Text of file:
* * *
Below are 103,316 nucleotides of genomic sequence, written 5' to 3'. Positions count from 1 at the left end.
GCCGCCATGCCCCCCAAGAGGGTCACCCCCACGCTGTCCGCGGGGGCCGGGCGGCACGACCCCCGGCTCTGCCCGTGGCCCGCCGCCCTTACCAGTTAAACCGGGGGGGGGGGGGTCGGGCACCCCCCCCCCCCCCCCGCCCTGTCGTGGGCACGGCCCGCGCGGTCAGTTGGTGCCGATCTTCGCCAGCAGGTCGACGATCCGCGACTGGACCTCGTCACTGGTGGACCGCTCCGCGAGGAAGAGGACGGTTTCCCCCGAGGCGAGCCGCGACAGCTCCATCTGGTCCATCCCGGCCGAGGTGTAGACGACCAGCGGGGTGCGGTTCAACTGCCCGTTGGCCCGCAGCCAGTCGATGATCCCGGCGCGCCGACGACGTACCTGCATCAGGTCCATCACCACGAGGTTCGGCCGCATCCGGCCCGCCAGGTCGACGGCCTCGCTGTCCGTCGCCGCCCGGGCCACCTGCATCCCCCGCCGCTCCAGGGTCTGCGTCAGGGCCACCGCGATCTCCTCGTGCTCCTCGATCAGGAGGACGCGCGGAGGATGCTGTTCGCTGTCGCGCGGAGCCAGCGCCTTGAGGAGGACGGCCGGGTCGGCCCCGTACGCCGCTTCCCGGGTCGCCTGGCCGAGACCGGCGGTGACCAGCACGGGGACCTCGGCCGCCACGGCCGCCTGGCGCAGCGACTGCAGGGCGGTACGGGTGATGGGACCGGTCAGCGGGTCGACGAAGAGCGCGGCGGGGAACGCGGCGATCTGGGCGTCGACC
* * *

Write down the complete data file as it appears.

Below are 103,316 nucleotides of genomic sequence, written 5' to 3'. Positions count from 1 at the left end.
GCCGCCATGCCCCCCAAGAGGGTCACCCCCACGCTGTCCGCGGGGGCCGGGCGGCACGACCCCCGGCTCTGCCCGTGGCCCGCCGCCCTTACCAGTTAAACCGGGGGGGGGGGGGTCGGGCACCCCCCCCCCCCCCCCGCCCTGTCGTGGGCACGGCCCGCGCGGTCAGTTGGTGCCGATCTTCGCCAGCAGGTCGACGATCCGCGACTGGACCTCGTCACTGGTGGACCGCTCCGCGAGGAAGAGGACGGTTTCCCCCGAGGCGAGCCGCGACAGCTCCATCTGGTCCATCCCGGCCGAGGTGTAGACGACCAGCGGGGTGCGGTTCAACTGCCCGTTGGCCCGCAGCCAGTCGATGATCCCGGCGCGCCGACGACGTACCTGCATCAGGTCCATCACCACGAGGTTCGGCCGCATCCGGCCCGCCAGGTCGACGGCCTCGCTGTCCGTCGCCGCCCGGGCCACCTGCATCCCCCGCCGCTCCAGGGTCTGCGTCAGGGCCACCGCGATCTCCTCGTGCTCCTCGATCAGGAGGACGCGCGGAGGATGCTGTTCGCTGTCGCGCGGAGCCAGCGCCTTGAGGAGGACGGCCGGGTCGGCCCCGTACGCCGCTTCCCGGGTCGCCTGGCCGAGACCGGCGGTGACCAGCACGGGGACCTCGGCCGCCACGGCCGCCTGGCGCAGCGACTGCAGGGCGGTACGGGTGATGGGACCGGTCAGCGGGTCGACGAAGAGCGCGGCGGGGAACGCGGCGATCTGGGCGTCGACC